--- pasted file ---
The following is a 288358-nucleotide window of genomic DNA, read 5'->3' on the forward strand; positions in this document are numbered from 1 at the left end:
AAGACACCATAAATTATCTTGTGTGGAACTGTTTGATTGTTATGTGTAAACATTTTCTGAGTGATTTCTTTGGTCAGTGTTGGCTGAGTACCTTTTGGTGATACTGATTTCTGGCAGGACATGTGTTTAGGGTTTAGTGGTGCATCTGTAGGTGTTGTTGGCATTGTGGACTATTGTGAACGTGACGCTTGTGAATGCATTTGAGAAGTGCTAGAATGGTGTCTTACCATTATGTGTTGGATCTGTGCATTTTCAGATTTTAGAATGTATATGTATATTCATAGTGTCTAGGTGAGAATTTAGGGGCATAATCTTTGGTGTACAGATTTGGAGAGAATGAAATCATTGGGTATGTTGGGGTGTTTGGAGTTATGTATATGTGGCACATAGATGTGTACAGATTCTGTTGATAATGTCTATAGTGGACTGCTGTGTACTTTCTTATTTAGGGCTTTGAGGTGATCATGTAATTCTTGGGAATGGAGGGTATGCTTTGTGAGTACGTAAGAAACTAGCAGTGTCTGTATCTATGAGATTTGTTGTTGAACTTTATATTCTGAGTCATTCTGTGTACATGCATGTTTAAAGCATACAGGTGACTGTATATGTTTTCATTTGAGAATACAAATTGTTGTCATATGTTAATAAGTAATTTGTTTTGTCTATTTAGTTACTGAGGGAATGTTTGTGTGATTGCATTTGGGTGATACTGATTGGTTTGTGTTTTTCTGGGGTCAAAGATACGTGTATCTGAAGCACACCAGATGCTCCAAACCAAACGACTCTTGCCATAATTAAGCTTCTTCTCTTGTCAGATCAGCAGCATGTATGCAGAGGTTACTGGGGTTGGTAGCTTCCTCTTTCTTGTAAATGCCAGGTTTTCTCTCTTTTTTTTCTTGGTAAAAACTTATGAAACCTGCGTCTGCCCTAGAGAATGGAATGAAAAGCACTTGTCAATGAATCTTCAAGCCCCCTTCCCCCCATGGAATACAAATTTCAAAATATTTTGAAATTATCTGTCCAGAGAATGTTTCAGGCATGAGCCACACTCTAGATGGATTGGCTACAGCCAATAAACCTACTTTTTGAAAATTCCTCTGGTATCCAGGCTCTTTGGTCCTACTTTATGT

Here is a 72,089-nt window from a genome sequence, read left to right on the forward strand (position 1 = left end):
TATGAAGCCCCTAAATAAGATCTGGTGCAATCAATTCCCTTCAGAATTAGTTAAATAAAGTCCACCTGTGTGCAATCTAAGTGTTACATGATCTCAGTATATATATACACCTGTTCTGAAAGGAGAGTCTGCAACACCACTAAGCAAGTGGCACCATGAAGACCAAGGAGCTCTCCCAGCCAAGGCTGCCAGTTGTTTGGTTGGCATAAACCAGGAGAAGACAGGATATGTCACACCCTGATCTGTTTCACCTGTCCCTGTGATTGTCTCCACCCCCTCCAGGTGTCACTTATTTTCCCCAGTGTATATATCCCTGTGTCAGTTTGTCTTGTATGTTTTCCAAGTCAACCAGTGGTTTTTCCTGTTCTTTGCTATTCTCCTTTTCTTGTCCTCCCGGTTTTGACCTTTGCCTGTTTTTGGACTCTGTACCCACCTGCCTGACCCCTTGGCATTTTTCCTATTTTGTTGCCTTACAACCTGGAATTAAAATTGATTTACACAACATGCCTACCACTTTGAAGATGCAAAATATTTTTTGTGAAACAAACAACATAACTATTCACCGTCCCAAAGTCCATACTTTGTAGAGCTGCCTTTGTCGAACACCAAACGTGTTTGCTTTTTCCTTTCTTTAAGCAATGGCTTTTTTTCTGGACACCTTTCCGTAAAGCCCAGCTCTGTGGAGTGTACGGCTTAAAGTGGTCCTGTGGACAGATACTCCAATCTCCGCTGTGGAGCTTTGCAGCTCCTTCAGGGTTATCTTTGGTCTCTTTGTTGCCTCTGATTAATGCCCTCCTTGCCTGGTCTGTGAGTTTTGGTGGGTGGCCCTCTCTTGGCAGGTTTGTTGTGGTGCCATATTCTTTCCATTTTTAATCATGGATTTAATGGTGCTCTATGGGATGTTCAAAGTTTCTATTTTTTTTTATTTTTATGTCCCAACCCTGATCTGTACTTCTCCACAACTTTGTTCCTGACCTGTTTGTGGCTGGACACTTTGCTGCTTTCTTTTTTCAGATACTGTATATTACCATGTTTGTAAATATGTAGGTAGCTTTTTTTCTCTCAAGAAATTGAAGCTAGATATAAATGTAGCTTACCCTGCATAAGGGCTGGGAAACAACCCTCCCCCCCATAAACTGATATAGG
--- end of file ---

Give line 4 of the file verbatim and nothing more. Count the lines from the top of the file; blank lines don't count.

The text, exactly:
TATGAAGCCCCTAAATAAGATCTGGTGCAATCAATTCCCTTCAGAATTAGTTAAATAAAGTCCACCTGTGTGCAATCTAAGTGTTACATGATCTCAGTATATATATACACCTGTTCTGAAAGGAGAGTCTGCAACACCACTAAGCAAGTGGCACCATGAAGACCAAGGAGCTCTCCCAGCCAAGGCTGCCAGTTGTTTGGTTGGCATAAACCAGGAGAAGACAGGATATGTCACACCCTGATCTGTTTCACCTGTCCCTGTGATTGTCTCCACCCCCTCCAGGTGTCACTTATTTTCCCCAGTGTATATATCCCTGTGTCAGTTTGTCTTGTATGTTTTCCAAGTCAACCAGTGGTTTTTCCTGTTCTTTGCTATTCTCCTTTTCTTGTCCTCCCGGTTTTGACCTTTGCCTGTTTTTGGACTCTGTACCCACCTGCCTGACCCCTTGGCATTTTTCCTATTTTGTTGCCTTACAACCTGGAATTAAAATTGATTTACACAACATGCCTACCACTTTGAAGATGCAAAATATTTTTTGTGAAACAAACAACATAACTATTCACCGTCCCAAAGTCCATACTTTGTAGAGCTGCCTTTGTCGAACACCAAACGTGTTTGCTTTTTCCTTTCTTTAAGCAATGGCTTTTTTTCTGGACACCTTTCCGTAAAGCCCAGCTCTGTGGAGTGTACGGCTTAAAGTGGTCCTGTGGACAGATACTCCAATCTCCGCTGTGGAGCTTTGCAGCTCCTTCAGGGTTATCTTTGGTCTCTTTGTTGCCTCTGATTAATGCCCTCCTTGCCTGGTCTGTGAGTTTTGGTGGGTGGCCCTCTCTTGGCAGGTTTGTTGTGGTGCCATATTCTTTCCATTTTTAATCATGGATTTAATGGTGCTCTATGGGATGTTCAAAGTTTCTATTTTTTTTTATTTTTATGTCCCAACCCTGATCTGTACTTCTCCACAACTTTGTTCCTGACCTGTTTGTGGCTGGACACTTTGCTGCTTTCTTTTTTCAGATACTGTATATTACCATGTTTGTAAATATGTAGGTAGCTTTTTTTCTCTCAAGAAATTGAAGCTAGATATAAATGTAGCTTACCCTGCATAAGGGCTGGGAAACAACCCTCCCCCCCATAAACTGATATAGG